Reading Ramblings – July 6, 2014

Date:  2014 Narrative Preaching Series #3, July 6, 2014

Texts: Genesis 7, 8:13-22; Psalm 1; Mark 6:45-52


Context: Sin pervades creation courtesy of Adam and Eve’s disobedience.  Each generation can’t imagine that mankind could become worse, more depraved, less God-fearing.  Nearly every generation is proved wrong as sin proliferates.  Perhaps if we could start with the best of the best, though, we could stem the tide of sin?  The promise of eugenics to improve humanity by controlling who lives to procreate is not a new temptation.  God shows us that this is not the solution to the problem of sin.  The problem of sin can only be solved by God stepping into creation, not by creation once again attempting to play God.


Genesis 7, 8:13-22— In the few short chapters from Genesis 3 to Genesis 7, sin proliferates.  Humanity wanders far afield from God in so many ways.  Power and violence are now sources of pride and glory.  Marriage becomes twisted into new forms.  Still the promise looms out there, expectant in the hearts of those who still strive to follow God.  Noah’s very name may be an indication (Genesis 5:28-29) his parents hoped he would be the one promised by God to Eve.  Surely, Noah grows into a man who loves God and seeks to obey him despite the sinful selfishness of the surrounding peoples.  Who better to reboot humanity?

The flood obliterates creation, destroying all peoples except for those preserved on the ark.  If there was to be a hope for mankind within mankind alone, Noah and his family evidently represent it.  But even as they exit the ark to begin the process of rebuilding, God knows better.  He knows that even within righteous Noah, sinfulness rages.  Our hope cannot simply be in good people.  Our hope has to lie elsewhere, beyond ourselves.

God also demonstrates his absolute sovereignty over all things.  Believers and unbelievers alike are all within his power, and what God ordains, no human can thwart.

Psalm 1— Obedience to God is a beautiful and wonderful thing, wherein we draw closer to our true identities and natures as we were created to be.  Obedience consists of consciously rejecting the way of the world, of selfishness and self-seeking, and seeking out the Word of God himself for guidance and instruction.  In a world that insists our self is our greatest good, the Word of God directs us to a proper context of self as a creation of God, designed to serve and love God and one another.  While these confused contexts might seem up in the air these days, evil will be shown to be what it is.  Justice will prevail.  The righteousness of God will ensure that this confusion does not last forever.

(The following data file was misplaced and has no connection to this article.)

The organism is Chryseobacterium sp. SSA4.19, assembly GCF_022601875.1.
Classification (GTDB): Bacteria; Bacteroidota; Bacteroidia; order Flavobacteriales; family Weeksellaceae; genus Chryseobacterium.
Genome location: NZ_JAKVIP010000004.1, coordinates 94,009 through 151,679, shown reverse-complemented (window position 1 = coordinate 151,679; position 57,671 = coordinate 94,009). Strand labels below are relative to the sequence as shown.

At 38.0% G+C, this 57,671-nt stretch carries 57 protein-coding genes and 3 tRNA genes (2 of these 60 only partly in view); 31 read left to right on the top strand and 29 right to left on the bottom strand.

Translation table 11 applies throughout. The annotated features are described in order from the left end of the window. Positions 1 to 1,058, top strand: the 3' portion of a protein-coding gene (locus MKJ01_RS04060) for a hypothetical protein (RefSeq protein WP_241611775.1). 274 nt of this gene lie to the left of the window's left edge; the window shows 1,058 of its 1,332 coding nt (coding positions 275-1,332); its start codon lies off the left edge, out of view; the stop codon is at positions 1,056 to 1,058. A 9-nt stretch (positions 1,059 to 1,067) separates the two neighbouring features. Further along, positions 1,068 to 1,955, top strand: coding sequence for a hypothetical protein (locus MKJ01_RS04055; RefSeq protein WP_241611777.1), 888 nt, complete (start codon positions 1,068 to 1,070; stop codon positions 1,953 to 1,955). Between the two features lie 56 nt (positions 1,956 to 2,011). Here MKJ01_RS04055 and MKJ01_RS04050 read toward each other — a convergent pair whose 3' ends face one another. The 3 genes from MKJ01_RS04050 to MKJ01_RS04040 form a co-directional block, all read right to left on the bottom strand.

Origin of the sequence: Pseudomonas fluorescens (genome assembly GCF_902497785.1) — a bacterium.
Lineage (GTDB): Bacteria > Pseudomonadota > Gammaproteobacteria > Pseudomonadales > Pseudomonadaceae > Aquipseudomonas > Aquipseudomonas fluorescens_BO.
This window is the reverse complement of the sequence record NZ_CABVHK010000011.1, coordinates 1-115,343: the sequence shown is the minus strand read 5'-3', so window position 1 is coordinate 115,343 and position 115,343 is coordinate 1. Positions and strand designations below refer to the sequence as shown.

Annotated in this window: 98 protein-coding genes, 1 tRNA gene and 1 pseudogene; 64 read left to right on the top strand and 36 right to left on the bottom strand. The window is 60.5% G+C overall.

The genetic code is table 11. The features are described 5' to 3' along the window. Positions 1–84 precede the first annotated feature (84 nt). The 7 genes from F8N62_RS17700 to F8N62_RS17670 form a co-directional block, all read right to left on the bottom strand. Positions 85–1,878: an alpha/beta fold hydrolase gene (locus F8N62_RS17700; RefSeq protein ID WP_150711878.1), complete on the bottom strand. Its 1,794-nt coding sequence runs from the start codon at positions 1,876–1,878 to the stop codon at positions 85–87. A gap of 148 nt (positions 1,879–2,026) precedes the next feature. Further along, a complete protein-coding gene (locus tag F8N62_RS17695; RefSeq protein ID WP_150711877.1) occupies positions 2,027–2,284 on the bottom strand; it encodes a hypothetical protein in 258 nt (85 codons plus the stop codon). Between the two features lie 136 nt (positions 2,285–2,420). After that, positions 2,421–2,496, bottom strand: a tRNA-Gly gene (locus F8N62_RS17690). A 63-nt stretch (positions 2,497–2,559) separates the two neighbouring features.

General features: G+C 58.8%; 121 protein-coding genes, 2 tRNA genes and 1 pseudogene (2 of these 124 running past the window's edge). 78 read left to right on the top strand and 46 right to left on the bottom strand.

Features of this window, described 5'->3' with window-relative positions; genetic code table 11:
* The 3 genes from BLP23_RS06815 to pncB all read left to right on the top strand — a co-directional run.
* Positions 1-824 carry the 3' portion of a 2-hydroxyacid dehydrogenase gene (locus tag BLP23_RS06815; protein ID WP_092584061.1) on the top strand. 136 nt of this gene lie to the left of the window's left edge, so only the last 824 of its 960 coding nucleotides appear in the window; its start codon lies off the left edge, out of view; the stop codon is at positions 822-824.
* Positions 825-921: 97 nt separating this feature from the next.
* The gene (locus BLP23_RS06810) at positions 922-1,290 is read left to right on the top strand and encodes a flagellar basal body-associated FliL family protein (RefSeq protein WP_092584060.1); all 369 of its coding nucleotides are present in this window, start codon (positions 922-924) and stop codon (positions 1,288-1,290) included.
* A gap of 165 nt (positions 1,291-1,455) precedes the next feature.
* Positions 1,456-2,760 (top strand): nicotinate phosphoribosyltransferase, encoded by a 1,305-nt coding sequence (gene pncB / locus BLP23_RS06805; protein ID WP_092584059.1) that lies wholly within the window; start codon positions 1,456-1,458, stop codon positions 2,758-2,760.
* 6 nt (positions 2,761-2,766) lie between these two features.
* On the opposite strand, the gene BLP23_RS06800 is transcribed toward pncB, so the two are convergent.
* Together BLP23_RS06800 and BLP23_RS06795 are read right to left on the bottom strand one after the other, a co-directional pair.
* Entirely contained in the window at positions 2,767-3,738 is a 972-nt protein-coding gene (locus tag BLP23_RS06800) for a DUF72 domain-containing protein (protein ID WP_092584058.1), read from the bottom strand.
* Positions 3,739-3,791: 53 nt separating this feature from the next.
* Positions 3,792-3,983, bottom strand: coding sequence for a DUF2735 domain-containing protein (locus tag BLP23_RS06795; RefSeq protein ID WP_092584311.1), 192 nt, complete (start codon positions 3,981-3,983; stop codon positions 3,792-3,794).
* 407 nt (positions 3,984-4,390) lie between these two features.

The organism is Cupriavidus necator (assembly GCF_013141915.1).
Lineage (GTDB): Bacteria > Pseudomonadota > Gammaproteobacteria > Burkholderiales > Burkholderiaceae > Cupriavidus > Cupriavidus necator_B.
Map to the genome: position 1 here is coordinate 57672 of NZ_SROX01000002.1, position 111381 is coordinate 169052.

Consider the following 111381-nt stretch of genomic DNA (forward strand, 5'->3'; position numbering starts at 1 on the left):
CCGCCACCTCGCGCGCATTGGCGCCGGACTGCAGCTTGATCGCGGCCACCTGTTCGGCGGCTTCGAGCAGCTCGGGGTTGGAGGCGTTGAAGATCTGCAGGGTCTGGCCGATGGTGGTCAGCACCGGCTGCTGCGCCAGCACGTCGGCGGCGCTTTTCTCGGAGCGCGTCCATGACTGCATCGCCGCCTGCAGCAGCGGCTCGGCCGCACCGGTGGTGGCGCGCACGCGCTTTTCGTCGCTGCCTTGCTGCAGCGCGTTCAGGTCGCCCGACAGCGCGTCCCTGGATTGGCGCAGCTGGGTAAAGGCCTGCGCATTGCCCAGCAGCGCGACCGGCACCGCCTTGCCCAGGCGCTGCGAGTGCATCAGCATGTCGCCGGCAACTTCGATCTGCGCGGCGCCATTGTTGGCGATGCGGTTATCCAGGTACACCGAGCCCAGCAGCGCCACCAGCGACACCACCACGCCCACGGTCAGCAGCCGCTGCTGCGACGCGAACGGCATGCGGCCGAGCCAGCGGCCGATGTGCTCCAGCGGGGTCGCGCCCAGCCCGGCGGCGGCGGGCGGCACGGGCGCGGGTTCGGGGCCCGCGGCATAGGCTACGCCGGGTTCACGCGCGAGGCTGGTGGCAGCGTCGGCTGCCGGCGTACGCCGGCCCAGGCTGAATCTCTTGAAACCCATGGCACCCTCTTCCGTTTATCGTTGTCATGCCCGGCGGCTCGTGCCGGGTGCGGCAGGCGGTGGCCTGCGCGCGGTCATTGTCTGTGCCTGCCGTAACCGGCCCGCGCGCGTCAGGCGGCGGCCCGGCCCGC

Mark 6:45-52—Water often represents chaos, the uncontrolled foundational element of all existence.  God demonstrates his authority over literal water in creation, not simply creating it but also ordering it and restraining it, ensuring that it obeys his commands.  In the Flood God demonstrates his powers by undoing some of these restraints and turning loose the waters over creation to flood and destroy and kill.  Yet when the intended purposes are accomplished, God ensures that the water recedes and returns to proper boundaries so that life might once again flourish.

Jesus’ disciples struggle to make sense of who He is.  Not long before this event, Jesus demonstrates his authority over the wind and the waters of the Sea of Galilee, commanding them to be still where moments earlier they had threatened to sink the fishing boat Jesus and his disciples traveled in. He has just finished miraculously feeding thousands of people before sending his disciples alone across the Sea of Galilee.  Who is this amazing and frightening person?  The disciples likely had much to discuss among themselves as they begin their trip.

Once again Jesus demonstrates his authority as the Son of God, displaying his power over creation.  Who can control the waves and wind?  Whose voice must they obey?  And who is capable of suspending the properties of creation, allowing things to happen that otherwise could not?  Who is it that can walk across water as though on dry land?  Surely only the creator and master of creation could do such things.  The sight of Jesus walking across the water is undoubtedly far more disturbing to his disciples than his absence.

Jesus is aware of their concerns, just as He was aware that their boat was not making much headway against the wind.  Once again wind is portrayed in opposition to Jesus’ disciples.  Could there be spiritual forces at play here, trying to keep Jesus and his followers from their destination?  We shouldn’t rule out this interpretation though Scripture is not explicit.  This is the second time that the disciples struggle with the natural elements when commanded by Jesus to sail.  This is the second time that Jesus’ authority over the elements is demonstrated.

But whether natural or supernatural in their source, the winds once again must obey the Word through which they were created.  Jesus calms his disciples, and then calms the winds.  His mastery over both humans and nature is absolute. While humanity is often at the mercy of nature, God is not.  Both humanity and creation are created to acknowledge the power and presence of the God who created them.  Humanity that embraced sin with Adam and Eve is in need of someone greater to rescue it.  Jesus has demonstrated his willingness and ability to resist temptation, demonstrating that He is the one promised to Eve (not Noah!).  He is the one who can not simply restore creation, but recreate it from the inside out.


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